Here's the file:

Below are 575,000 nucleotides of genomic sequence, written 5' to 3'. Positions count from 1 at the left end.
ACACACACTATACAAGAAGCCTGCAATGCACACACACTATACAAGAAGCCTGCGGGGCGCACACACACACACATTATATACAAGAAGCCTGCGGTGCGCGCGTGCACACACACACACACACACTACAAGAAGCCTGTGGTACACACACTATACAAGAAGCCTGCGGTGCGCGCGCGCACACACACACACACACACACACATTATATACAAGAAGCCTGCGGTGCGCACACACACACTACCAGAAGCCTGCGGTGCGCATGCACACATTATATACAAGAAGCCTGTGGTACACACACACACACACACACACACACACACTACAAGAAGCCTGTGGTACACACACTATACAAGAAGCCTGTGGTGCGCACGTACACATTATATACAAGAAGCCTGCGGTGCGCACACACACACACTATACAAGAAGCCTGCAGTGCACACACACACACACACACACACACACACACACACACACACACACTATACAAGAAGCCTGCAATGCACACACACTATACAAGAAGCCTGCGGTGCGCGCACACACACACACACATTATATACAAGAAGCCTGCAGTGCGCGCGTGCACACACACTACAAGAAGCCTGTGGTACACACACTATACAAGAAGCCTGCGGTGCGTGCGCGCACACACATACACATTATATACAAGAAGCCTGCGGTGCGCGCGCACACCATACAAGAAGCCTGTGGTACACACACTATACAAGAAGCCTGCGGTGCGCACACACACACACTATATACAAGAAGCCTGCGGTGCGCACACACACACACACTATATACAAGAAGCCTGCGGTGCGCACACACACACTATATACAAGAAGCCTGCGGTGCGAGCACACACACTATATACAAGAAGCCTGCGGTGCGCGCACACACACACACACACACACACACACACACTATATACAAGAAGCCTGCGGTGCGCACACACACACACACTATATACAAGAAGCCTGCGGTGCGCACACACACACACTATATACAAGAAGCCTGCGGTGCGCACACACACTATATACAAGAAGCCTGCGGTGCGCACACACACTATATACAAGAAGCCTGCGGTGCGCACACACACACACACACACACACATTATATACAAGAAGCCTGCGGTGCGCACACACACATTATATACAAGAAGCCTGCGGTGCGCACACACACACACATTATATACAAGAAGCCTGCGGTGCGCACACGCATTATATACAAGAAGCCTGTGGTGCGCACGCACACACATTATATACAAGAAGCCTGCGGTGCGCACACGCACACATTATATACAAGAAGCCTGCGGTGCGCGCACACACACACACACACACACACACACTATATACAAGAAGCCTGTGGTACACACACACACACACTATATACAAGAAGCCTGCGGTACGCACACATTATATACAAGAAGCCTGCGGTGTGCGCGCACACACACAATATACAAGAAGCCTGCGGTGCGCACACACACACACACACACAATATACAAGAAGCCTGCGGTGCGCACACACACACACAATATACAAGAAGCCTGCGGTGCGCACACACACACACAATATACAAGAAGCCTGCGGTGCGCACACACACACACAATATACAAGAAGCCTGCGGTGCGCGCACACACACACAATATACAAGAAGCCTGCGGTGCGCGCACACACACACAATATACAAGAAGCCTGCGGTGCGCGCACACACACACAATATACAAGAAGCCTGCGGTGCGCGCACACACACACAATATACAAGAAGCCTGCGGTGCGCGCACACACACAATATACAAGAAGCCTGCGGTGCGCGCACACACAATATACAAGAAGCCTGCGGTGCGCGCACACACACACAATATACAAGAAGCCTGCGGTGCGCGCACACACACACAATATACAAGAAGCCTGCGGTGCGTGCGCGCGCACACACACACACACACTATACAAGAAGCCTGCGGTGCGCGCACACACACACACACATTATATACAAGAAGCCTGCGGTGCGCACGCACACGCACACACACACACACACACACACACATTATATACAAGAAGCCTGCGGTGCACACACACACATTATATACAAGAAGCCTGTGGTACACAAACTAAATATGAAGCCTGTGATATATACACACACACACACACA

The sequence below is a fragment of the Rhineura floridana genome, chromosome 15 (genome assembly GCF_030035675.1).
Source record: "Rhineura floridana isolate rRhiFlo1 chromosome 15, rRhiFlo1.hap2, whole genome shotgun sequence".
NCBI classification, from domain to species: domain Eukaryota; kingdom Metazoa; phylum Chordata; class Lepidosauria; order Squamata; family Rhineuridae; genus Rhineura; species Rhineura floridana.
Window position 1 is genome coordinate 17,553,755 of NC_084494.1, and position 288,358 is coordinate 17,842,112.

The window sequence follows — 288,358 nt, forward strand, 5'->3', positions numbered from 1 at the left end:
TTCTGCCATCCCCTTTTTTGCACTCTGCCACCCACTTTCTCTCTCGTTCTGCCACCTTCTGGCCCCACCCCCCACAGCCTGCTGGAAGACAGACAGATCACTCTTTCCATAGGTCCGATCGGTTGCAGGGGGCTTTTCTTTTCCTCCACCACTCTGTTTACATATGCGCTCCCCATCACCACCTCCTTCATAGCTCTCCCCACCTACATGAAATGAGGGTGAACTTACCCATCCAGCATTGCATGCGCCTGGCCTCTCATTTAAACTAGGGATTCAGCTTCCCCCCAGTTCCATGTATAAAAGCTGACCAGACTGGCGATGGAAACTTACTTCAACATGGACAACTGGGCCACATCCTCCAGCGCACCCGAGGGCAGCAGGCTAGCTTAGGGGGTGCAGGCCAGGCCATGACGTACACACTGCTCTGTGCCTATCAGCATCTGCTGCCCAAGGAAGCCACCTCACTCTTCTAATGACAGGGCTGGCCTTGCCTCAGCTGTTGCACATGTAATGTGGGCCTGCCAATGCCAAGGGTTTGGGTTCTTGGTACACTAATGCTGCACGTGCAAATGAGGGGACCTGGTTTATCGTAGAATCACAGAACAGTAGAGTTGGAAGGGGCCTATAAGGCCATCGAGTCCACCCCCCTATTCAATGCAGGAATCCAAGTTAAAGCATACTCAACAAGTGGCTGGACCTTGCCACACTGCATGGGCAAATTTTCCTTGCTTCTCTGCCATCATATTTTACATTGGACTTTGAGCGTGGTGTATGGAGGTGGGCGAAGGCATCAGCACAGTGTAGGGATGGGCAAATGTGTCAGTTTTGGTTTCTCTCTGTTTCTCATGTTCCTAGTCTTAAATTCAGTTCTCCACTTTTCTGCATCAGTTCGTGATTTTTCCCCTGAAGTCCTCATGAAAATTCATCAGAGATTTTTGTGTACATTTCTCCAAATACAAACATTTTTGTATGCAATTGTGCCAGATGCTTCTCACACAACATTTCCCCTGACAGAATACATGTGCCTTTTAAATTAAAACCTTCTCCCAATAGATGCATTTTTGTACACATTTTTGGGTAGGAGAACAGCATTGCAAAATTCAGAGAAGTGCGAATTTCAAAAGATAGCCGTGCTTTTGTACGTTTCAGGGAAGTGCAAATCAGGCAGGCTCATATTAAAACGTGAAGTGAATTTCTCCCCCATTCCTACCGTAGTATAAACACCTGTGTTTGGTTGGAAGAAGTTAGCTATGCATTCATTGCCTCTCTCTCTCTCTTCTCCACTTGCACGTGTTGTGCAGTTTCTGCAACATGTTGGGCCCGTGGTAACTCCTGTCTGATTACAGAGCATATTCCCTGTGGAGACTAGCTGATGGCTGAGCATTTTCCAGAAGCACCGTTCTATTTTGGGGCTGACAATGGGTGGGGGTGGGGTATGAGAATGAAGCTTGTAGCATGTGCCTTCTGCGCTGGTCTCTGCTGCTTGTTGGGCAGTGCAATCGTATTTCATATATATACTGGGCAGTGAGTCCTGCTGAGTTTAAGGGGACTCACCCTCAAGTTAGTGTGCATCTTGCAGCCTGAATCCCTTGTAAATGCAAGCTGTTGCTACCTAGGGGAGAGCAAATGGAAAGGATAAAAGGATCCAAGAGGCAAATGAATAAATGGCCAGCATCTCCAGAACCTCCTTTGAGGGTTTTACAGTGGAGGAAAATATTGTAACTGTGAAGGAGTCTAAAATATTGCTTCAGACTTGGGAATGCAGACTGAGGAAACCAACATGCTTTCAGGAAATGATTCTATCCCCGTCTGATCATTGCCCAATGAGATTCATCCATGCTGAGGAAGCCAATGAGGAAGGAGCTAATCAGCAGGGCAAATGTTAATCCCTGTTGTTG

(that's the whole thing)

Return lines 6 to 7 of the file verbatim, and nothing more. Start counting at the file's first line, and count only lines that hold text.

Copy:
Window position 1 is genome coordinate 17,553,755 of NC_084494.1, and position 288,358 is coordinate 17,842,112.

The window sequence follows — 288,358 nt, forward strand, 5'->3', positions numbered from 1 at the left end: